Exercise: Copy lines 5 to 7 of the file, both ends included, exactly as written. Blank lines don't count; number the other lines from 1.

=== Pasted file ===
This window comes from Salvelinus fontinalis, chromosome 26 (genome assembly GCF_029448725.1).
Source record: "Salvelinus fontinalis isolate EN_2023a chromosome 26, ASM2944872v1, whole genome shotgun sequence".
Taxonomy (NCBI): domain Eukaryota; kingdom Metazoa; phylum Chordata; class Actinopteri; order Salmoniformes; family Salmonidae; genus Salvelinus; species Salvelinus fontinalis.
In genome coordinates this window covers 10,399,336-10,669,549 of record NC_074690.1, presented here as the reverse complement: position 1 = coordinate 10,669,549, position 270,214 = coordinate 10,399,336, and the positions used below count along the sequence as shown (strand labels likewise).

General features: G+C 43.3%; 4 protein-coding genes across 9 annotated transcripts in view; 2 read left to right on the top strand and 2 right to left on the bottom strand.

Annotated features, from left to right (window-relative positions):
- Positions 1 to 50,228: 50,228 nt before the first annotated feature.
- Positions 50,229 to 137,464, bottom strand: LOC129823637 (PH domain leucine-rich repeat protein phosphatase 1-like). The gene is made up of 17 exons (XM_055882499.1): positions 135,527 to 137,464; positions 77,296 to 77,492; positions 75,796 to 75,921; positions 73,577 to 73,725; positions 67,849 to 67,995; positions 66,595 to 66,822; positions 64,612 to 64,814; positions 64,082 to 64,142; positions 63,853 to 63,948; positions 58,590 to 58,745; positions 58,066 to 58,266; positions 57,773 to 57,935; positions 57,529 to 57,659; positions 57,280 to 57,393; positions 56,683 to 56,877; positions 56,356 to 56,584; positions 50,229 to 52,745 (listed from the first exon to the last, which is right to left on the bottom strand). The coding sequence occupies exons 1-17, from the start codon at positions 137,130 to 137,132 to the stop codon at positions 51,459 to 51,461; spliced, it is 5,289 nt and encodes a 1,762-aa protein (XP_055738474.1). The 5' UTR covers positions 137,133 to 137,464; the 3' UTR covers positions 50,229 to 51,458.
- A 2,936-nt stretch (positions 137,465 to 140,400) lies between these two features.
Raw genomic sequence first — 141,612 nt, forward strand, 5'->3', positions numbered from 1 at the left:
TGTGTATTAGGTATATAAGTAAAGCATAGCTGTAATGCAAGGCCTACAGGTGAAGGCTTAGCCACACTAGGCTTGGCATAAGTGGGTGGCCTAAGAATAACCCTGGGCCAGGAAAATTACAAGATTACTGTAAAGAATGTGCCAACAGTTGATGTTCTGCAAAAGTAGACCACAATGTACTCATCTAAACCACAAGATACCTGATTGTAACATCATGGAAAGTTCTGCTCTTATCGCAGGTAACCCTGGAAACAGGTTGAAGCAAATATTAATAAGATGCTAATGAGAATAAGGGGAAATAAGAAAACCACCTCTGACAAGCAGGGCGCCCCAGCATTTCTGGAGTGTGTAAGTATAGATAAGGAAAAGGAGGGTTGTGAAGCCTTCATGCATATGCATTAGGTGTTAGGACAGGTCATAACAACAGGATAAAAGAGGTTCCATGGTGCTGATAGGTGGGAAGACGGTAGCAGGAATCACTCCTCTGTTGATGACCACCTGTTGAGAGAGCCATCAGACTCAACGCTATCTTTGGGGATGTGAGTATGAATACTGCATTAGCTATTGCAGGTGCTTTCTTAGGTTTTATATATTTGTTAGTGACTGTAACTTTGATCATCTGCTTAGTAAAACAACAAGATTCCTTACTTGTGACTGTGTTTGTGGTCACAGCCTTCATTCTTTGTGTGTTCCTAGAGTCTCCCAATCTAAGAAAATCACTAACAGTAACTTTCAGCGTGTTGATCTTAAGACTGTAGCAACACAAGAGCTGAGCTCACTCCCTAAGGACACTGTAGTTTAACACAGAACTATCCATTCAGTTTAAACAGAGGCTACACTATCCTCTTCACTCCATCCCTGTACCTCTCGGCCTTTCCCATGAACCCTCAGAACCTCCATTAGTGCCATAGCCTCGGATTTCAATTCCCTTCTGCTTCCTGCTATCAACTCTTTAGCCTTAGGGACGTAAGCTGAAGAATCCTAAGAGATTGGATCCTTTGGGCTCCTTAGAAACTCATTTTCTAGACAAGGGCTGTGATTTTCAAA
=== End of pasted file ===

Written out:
General features: G+C 43.3%; 4 protein-coding genes across 9 annotated transcripts in view; 2 read left to right on the top strand and 2 right to left on the bottom strand.

Annotated features, from left to right (window-relative positions):
- Positions 1 to 50,228: 50,228 nt before the first annotated feature.